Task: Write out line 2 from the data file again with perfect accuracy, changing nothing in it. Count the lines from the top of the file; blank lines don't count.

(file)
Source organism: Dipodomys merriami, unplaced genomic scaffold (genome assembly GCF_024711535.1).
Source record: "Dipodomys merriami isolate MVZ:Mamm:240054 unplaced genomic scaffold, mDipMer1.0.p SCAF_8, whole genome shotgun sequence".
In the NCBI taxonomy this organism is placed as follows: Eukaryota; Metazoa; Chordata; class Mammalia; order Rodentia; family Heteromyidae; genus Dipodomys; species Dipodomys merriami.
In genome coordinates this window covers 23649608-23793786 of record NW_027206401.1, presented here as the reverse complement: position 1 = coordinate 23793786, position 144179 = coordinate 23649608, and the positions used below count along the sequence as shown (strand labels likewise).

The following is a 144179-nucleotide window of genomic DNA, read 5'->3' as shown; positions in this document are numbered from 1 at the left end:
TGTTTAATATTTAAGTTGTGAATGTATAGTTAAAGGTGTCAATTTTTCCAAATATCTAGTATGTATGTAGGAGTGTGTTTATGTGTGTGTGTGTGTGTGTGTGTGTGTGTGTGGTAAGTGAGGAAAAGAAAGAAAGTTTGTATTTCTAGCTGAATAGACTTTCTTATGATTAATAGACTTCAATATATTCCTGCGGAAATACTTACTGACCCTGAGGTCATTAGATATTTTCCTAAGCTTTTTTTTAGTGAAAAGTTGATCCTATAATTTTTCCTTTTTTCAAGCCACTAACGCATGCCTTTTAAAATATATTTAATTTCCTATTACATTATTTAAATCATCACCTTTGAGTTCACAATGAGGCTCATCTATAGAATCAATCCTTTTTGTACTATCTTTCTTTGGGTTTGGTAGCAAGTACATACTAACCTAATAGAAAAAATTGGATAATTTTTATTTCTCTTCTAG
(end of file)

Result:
Source record: "Dipodomys merriami isolate MVZ:Mamm:240054 unplaced genomic scaffold, mDipMer1.0.p SCAF_8, whole genome shotgun sequence".